Date of Award

1-1-2012

Document Type

Dissertation

Degree Name

Ph.D.

Department

Social Work

First Advisor

Jeffrey M. Jenson

Keywords

development, discrimination, ethnicity, race, risk and resilience, self-efficacy

Abstract

Young adulthood is the developmental period characterized by the transition from adolescence to the roles and responsibilities of adulthood. While most young adults experience positive growth and accomplishments, many others struggle, especially those with disadvantaged childhoods who lack financial, social, and emotional resources. Substance abuse, crime, educational failure, unemployment, and mental health problems are common among young adults. Unfortunately, many of these problems occur at disproportionately high rates for young people of color. Considerable knowledge of the child and adolescent risk and protective factors that contribute to the onset of problem behavior or to well-being during adolescence has been developed. However, evidence from longitudinal studies spanning childhood, adolescence, and adulthood indicates that little is known about the influence of early risk and protective factors on the onset, remittance, or persistence of problem behavior or well-being during adulthood. In addition, few studies have examined the effects of racial discrimination and ethnic identity on problem behavior and well-being. This study examined the relationship between child and adolescent risk and protective factors for problem behavior, perceived racial and ethnic microaggression, ethnic identity, and the young adult outcomes of self-efficacy, substance abuse, and criminal intention. Data were collected from a randomly selected sample of college students (N=486; Mean Age=24) attending an urban college in Denver, Colorado. Findings from structural equation modeling revealed that the early onset of problem behavior was significantly related to both substance abuse and criminal intentions during young adulthood. Childhood school engagement was positively related to college self-efficacy, and negatively related to criminal intentions. Perceived racial microaggression and ethic identify were significantly related to academic self-efficacy. One-way analysis of variance tests revealed significant differences in mean scores on the microaggression and ethnic identity scales between racial and ethnic groups. All nonwhite groups reported significantly higher levels of microaggression than their white peers. Mean cognitive ethnic identity scores were significantly higher for black and Latino/Hispanic subjects compared to Asian and white participants. The implications of these findings for practice, policy, and research with young adult populations are identified.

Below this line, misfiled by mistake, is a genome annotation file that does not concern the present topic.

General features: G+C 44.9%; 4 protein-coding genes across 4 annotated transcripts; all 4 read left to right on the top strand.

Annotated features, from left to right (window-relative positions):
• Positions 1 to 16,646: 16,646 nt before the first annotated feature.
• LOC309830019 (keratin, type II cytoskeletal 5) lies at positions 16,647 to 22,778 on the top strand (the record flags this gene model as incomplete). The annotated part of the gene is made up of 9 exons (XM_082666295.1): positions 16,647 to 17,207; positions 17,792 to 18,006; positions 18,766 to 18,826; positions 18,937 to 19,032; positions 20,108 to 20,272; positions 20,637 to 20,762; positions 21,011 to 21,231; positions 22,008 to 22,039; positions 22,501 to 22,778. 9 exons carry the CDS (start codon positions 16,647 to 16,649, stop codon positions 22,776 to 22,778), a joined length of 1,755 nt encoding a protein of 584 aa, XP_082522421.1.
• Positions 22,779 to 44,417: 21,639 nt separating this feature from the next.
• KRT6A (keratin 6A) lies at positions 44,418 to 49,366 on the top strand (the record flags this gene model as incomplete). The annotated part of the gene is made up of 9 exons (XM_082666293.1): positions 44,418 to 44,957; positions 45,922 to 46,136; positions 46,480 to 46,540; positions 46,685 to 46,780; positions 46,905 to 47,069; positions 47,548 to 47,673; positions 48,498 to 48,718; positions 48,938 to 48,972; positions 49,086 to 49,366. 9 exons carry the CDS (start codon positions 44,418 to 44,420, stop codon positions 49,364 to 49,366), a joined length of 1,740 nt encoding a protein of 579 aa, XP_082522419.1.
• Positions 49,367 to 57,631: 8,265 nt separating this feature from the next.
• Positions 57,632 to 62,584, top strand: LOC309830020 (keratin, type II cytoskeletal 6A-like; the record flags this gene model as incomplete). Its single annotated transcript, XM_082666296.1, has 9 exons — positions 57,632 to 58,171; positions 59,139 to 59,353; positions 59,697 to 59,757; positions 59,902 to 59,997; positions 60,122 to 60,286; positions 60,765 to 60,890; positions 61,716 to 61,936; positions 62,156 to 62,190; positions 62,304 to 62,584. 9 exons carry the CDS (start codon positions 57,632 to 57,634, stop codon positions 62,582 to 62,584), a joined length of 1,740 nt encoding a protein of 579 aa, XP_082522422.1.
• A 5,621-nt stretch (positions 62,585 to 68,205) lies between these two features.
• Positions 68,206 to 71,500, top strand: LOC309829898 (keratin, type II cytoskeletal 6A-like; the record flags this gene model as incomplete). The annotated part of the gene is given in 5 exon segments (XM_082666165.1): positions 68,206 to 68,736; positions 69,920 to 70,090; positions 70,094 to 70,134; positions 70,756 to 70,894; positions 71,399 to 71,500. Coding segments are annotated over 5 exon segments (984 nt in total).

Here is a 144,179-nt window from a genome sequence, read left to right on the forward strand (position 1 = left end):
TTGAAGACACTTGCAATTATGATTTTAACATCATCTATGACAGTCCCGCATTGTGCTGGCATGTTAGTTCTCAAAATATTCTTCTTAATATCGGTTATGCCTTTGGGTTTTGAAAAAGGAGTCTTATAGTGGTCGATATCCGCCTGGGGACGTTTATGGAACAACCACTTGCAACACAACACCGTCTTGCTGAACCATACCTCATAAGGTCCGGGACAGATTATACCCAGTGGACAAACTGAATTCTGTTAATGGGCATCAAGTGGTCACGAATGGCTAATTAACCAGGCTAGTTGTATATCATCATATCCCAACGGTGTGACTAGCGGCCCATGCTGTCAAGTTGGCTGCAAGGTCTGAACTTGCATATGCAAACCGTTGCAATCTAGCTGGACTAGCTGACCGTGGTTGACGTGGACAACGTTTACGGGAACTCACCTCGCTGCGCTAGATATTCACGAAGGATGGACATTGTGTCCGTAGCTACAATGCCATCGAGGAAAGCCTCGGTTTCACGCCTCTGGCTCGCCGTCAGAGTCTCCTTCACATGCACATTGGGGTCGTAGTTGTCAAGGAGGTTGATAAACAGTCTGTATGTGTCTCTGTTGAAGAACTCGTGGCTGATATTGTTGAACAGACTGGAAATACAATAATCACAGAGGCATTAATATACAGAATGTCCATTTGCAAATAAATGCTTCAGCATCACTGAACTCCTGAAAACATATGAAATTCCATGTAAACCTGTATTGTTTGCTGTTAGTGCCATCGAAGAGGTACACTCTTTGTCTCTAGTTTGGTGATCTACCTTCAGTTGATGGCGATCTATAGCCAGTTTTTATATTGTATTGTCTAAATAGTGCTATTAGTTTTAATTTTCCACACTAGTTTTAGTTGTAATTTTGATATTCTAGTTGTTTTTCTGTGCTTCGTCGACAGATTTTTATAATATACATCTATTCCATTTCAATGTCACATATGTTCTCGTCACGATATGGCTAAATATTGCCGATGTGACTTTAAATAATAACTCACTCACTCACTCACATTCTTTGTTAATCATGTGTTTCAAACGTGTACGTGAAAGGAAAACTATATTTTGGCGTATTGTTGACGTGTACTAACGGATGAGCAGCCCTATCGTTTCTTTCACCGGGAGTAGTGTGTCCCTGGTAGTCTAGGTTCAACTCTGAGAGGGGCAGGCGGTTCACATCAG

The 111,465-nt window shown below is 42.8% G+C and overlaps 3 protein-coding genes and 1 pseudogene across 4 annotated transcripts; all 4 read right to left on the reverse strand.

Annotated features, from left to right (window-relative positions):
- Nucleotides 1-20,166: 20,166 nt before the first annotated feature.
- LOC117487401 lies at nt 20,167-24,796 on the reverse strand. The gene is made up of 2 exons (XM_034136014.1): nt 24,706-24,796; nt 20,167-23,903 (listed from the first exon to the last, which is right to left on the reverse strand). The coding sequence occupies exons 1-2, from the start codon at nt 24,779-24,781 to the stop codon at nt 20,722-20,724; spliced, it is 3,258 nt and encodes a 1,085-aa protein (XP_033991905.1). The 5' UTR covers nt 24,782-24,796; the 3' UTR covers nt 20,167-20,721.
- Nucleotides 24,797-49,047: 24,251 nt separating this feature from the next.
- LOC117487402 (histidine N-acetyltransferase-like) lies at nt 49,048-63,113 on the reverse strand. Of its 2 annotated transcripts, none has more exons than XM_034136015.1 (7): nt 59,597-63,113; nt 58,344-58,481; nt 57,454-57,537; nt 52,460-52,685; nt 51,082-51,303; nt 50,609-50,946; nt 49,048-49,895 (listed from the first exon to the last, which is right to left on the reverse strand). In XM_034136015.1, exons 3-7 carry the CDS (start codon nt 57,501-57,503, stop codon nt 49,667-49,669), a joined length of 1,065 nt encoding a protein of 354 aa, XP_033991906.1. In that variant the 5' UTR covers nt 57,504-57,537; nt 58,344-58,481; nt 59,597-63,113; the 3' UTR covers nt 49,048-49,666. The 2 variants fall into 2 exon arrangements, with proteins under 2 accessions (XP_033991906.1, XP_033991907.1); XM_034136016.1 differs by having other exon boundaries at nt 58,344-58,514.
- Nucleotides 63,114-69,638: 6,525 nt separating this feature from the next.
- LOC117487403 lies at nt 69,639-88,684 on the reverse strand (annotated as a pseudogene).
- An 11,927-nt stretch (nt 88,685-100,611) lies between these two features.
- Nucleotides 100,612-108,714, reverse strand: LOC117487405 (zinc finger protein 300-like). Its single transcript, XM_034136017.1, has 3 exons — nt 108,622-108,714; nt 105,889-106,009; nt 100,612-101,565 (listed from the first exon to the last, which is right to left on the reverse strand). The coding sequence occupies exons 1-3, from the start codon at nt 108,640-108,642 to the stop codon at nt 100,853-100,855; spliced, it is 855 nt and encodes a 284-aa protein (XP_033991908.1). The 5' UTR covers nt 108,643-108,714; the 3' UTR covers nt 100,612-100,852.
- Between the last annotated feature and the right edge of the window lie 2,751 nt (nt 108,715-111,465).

Provenance

Recieved from ProQuest

Rights holder

Shandra Star Forrest-Bank

File size

195 p.

File format

application/pdf

Language

en

Discipline

Social work

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